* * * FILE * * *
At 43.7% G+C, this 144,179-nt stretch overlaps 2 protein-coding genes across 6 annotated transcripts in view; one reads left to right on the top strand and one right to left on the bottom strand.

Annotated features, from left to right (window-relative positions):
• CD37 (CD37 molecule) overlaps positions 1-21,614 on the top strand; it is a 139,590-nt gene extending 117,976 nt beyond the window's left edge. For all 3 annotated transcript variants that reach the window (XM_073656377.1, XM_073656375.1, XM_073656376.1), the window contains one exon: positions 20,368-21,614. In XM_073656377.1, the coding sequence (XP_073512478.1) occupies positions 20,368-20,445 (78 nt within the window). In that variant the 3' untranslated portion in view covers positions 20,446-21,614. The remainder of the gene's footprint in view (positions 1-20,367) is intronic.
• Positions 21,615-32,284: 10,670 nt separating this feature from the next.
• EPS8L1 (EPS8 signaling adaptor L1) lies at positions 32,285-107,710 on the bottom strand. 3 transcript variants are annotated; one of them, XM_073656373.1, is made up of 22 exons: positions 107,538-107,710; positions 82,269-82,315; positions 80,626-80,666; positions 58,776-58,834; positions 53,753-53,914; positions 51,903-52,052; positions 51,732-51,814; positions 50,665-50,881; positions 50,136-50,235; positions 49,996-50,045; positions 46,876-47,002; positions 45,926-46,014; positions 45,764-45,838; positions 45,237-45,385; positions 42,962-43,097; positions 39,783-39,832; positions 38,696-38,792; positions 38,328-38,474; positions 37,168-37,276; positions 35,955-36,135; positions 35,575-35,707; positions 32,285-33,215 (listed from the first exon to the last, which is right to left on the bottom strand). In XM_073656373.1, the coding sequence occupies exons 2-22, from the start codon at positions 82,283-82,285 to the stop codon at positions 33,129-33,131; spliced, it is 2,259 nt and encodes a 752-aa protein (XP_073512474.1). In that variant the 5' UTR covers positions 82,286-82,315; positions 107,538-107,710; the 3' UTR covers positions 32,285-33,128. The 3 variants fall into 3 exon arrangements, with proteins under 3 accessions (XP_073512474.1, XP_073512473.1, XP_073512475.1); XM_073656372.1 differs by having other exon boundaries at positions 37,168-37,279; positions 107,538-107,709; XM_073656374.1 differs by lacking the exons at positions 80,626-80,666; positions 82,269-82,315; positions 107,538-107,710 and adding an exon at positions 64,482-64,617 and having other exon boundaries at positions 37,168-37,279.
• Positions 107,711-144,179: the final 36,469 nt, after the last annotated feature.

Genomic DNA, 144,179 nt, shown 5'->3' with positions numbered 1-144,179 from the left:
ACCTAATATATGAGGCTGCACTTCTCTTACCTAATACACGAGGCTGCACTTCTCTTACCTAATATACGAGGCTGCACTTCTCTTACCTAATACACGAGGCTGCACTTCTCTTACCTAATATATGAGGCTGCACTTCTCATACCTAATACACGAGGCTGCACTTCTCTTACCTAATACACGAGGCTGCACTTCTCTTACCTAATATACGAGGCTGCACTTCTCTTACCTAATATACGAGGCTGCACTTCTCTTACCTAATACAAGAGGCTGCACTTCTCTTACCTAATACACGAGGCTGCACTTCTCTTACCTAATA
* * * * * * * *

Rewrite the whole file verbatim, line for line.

At 43.7% G+C, this 144,179-nt stretch overlaps 2 protein-coding genes across 6 annotated transcripts in view; one reads left to right on the top strand and one right to left on the bottom strand.

Annotated features, from left to right (window-relative positions):
• CD37 (CD37 molecule) overlaps positions 1-21,614 on the top strand; it is a 139,590-nt gene extending 117,976 nt beyond the window's left edge. For all 3 annotated transcript variants that reach the window (XM_073656377.1, XM_073656375.1, XM_073656376.1), the window contains one exon: positions 20,368-21,614. In XM_073656377.1, the coding sequence (XP_073512478.1) occupies positions 20,368-20,445 (78 nt within the window). In that variant the 3' untranslated portion in view covers positions 20,446-21,614. The remainder of the gene's footprint in view (positions 1-20,367) is intronic.
• Positions 21,615-32,284: 10,670 nt separating this feature from the next.
• EPS8L1 (EPS8 signaling adaptor L1) lies at positions 32,285-107,710 on the bottom strand. 3 transcript variants are annotated; one of them, XM_073656373.1, is made up of 22 exons: positions 107,538-107,710; positions 82,269-82,315; positions 80,626-80,666; positions 58,776-58,834; positions 53,753-53,914; positions 51,903-52,052; positions 51,732-51,814; positions 50,665-50,881; positions 50,136-50,235; positions 49,996-50,045; positions 46,876-47,002; positions 45,926-46,014; positions 45,764-45,838; positions 45,237-45,385; positions 42,962-43,097; positions 39,783-39,832; positions 38,696-38,792; positions 38,328-38,474; positions 37,168-37,276; positions 35,955-36,135; positions 35,575-35,707; positions 32,285-33,215 (listed from the first exon to the last, which is right to left on the bottom strand). In XM_073656373.1, the coding sequence occupies exons 2-22, from the start codon at positions 82,283-82,285 to the stop codon at positions 33,129-33,131; spliced, it is 2,259 nt and encodes a 752-aa protein (XP_073512474.1). In that variant the 5' UTR covers positions 82,286-82,315; positions 107,538-107,710; the 3' UTR covers positions 32,285-33,128. The 3 variants fall into 3 exon arrangements, with proteins under 3 accessions (XP_073512474.1, XP_073512473.1, XP_073512475.1); XM_073656372.1 differs by having other exon boundaries at positions 37,168-37,279; positions 107,538-107,709; XM_073656374.1 differs by lacking the exons at positions 80,626-80,666; positions 82,269-82,315; positions 107,538-107,710 and adding an exon at positions 64,482-64,617 and having other exon boundaries at positions 37,168-37,279.
• Positions 107,711-144,179: the final 36,469 nt, after the last annotated feature.

Genomic DNA, 144,179 nt, shown 5'->3' with positions numbered 1-144,179 from the left:
ACCTAATATATGAGGCTGCACTTCTCTTACCTAATACACGAGGCTGCACTTCTCTTACCTAATATACGAGGCTGCACTTCTCTTACCTAATACACGAGGCTGCACTTCTCTTACCTAATATATGAGGCTGCACTTCTCATACCTAATACACGAGGCTGCACTTCTCTTACCTAATACACGAGGCTGCACTTCTCTTACCTAATATACGAGGCTGCACTTCTCTTACCTAATATACGAGGCTGCACTTCTCTTACCTAATACAAGAGGCTGCACTTCTCTTACCTAATACACGAGGCTGCACTTCTCTTACCTAATA